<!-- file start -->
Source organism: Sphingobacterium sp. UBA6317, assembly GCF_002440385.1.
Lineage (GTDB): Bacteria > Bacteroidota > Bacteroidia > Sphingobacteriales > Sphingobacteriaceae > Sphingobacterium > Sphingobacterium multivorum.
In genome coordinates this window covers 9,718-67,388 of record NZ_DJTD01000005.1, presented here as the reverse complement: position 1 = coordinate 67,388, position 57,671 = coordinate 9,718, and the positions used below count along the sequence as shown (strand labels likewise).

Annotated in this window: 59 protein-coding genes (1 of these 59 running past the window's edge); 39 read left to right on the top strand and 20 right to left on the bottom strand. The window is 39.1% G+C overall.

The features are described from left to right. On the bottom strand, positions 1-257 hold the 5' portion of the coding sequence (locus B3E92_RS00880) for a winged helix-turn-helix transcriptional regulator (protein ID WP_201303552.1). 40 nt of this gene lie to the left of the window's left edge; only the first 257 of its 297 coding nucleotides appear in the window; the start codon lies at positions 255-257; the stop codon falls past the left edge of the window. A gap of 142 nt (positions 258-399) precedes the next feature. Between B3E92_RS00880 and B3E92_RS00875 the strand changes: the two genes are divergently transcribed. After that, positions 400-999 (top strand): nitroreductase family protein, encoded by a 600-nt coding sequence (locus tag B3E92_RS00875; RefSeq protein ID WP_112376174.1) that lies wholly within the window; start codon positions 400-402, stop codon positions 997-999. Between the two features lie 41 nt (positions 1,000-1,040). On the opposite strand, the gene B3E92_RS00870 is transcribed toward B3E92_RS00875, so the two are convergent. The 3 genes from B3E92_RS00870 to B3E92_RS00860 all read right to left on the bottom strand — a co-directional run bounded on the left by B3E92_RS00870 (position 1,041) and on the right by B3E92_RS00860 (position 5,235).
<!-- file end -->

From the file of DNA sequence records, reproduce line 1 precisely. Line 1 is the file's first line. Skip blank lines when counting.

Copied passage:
Source organism: Sphingobacterium sp. UBA6317, assembly GCF_002440385.1.